How to Make a Mouthwatering Beef Roast in Just 4 Steps
Roasting beef means to oven-cook it, uncovered, in a shallow pan until gloriously browned on the exterior but still juicy inside. Because larger, thicker cuts benefit most from this hands-off style of cooking, knowing how to cook roast beef properly is the perfect entrée option for dinners, holidays, and entertaining. Though we're sure any leftovers from smaller gatherings will quickly disappear, too.
Roasting beef is one of the easiest ways to cook beef. It's true that due to their size, most beef roasts will take a couple of hours to cook, but you can't beat their set-it-and-forget-it nature (not to mention the enticing aromas that'll fill your kitchen). We'll teach you how to cook roast beef so you can make recipes including ribeye roasts, tenderloin roasts, rib roasts, and more. You'll also learn whether to cook a roast covered or uncovered (spoiler: almost always uncovered) for the juiciest results. Get ready to wow the family at future Sunday dinners or special occasion meals.
How to Cook Roast Beef
Before we get into the roasting times and tools needed when learning how to cook roast beef in the oven, it's important to choose a tender cut that that will benefit from this slow and dry form of cooking.
Step 1: Choose Your Roast
There are many cuts of beef that work well for roasting (most have the word "roast" right in their name). When purchasing, look for meat that has good color and appears moist but not wet. Plan on 3 to 4 ounces per serving for boneless roasts and 6 to 8 ounces per serving for bone-in roasts. Here are the best cuts of beef to look for when you want to roast beef:
- Boneless tri-tip roast (bottom sirloin)
- Eye round roast
- Ribeye roast
- Rib roast (chine bone removed)
- Round tip roast
- Tenderloin roast
- Top round roast
Step 2: Prepare the Meat for Roasting
Preheat the oven to the temperature dictated by your beef cut (be sure to check our roasting chart); unless the chart specifies otherwise, roast at 325°F. You can choose to simply season your beef with just a sprinkle of salt and pepper or rub all over with olive oil and apply an herb or spice rub.
Place the meat, fat side up, on a rack in a shallow roasting pan. Roasts with a bone, such as a rib roast, don't need a rack. Insert an oven-safe thermometer or probe thermometer ($15, Target) into the thickest part of the roast, making sure it isn't touching the fat, bone, or pan. Do not add water or liquid and do not cover the roast. Covering the roast would result in more steaming than roasting in the oven so we cook a beef roast uncovered.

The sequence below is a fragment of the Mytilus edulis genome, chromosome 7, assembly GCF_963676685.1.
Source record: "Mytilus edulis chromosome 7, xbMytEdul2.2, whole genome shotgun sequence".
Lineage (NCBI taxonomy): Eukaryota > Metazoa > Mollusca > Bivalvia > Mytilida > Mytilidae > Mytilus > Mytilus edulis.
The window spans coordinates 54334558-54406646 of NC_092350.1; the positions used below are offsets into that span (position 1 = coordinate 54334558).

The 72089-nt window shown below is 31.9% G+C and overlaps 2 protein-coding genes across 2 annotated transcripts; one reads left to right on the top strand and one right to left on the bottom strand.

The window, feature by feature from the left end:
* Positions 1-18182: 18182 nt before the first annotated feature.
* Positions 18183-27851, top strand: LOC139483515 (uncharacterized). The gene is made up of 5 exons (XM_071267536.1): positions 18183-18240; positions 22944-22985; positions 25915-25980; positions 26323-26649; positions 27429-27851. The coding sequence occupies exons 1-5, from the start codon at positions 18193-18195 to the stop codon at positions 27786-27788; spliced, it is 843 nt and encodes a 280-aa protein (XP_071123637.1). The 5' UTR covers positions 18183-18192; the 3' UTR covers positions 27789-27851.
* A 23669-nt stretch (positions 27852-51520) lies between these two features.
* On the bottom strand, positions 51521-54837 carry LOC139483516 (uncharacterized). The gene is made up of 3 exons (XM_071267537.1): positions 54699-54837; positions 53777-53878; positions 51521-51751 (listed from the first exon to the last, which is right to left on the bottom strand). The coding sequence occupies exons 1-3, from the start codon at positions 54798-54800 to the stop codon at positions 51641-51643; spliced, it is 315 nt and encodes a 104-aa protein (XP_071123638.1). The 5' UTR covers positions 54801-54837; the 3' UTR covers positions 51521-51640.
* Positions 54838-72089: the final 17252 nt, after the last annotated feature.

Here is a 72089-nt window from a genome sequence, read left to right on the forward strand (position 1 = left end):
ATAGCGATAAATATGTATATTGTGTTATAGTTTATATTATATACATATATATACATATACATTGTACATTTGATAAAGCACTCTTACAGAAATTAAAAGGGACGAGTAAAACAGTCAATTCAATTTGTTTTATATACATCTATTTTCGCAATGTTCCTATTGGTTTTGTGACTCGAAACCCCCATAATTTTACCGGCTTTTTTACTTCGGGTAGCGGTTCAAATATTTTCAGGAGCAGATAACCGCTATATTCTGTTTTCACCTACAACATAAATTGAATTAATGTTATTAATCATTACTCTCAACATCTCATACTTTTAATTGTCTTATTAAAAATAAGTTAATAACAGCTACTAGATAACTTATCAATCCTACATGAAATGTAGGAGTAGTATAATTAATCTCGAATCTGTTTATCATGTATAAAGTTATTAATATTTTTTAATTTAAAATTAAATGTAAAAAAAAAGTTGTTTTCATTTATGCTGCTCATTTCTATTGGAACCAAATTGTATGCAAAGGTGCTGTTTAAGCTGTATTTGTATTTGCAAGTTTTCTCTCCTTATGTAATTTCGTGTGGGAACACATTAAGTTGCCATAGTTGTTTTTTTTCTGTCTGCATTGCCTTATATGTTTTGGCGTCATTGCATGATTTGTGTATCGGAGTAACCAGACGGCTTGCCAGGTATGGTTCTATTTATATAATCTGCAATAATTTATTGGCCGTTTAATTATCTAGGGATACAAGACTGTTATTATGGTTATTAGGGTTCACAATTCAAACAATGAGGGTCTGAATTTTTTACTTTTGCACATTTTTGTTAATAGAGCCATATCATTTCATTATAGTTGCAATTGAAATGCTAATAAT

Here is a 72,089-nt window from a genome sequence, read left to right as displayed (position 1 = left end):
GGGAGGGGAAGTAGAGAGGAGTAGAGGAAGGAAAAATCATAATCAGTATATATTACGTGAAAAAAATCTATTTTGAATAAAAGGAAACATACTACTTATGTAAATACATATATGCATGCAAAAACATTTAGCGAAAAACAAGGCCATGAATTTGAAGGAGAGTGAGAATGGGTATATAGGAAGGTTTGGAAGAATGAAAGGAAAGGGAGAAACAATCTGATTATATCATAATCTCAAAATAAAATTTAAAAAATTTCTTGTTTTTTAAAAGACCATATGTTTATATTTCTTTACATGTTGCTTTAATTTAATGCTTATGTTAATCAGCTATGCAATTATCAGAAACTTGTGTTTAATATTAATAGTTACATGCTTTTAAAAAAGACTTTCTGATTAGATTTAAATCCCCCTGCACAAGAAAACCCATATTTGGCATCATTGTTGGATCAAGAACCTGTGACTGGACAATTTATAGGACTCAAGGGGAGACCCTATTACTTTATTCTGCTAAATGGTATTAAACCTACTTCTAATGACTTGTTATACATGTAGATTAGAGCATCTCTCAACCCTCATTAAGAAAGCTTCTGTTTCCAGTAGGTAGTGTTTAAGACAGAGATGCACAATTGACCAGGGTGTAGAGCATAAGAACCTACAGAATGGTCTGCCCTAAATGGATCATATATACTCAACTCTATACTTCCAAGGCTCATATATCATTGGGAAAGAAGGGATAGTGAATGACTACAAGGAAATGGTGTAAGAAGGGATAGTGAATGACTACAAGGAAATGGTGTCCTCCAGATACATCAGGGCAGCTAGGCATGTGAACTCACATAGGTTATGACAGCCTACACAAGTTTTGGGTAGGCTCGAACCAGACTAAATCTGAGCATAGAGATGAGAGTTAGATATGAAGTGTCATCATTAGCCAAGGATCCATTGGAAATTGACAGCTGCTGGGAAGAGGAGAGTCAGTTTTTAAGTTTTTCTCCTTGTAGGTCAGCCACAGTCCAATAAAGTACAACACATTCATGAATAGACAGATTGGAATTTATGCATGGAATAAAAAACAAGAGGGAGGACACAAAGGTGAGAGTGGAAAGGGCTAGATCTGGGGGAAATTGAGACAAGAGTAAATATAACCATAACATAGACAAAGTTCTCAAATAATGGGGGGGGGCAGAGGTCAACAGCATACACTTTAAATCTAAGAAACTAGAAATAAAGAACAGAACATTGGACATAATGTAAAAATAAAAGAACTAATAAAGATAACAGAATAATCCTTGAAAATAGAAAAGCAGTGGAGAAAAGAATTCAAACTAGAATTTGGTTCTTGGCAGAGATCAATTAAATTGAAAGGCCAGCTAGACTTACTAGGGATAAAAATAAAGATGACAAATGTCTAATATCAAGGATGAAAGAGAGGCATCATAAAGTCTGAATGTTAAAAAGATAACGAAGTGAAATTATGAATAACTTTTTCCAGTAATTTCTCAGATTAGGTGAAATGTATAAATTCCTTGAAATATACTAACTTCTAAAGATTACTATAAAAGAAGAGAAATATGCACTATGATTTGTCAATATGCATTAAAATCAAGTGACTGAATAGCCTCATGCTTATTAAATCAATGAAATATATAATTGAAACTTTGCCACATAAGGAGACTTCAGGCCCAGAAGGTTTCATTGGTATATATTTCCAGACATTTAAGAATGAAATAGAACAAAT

Test Kitchen Tip: A roasting pan ($25, Bed Bath & Beyond) is a shallow pan specifically designed for roasting. It has a rack, which keeps the meat above the juices and allows the heat to circulate around the meat. Ideally, the roasting pan sides should be 2 to 3 inches high. If you don't have a roasting pan, place an oven-safe wire rack inside a 13x9-inch baking pan.
Step 3: Cook Roast Beef in the Oven
How long to cook roast beef depends on which roast (and size of the roast) you're cooking. You can expect a 1½-pound roast to cook as quickly as 30 minutes for medium-rare (135ºF), while an 8-pound roast can take up to 3½ hours to reach medium (150ºF) doneness. Check our roasting chart for specific times and temperatures. Roast your beef, uncovered, to the desired doneness. After removing from the oven, tent with foil and let stand 15 minutes before carving. This allows the juices to redistribute, preventing them from draining out during carving (and preventing dry, disappointing meat). The meat temperature will rise about 10°F while it stands (the timings and temperatures in the chart allow for this).
Test Kitchen Tip: We've already said to roast your beef uncovered, which allows the outside to brown, but there is a caveat to determining whether to cook a roast covered or uncovered. Roasts weighing over 8 pounds should be loosely covered halfway through roasting to avoid over-browning.
Step 4: Carve and Serve the Roast
Time for the best part! Transfer the roast to a carving board ($87, Food52), ideally one with a well around the edges to catch any juices. Use a large fork to hold the roast in place while carving slices off one end with a long, sharp carving knife ($80, Crate & Barrel). For a bone-in rib roast (prime rib), turn the roast on its side; remove a thin bottom slice if needed to stabilize the roast. Insert a large fork in the side of the roast below the top rib. Carve across the front toward the rib bone and remove the slice; repeat with the remaining roast. Cut along the rib bone with the tip of the knife to release the slice from the bone. Transfer meat to a serving platter ($15, Bed Bath & Beyond) and enjoy!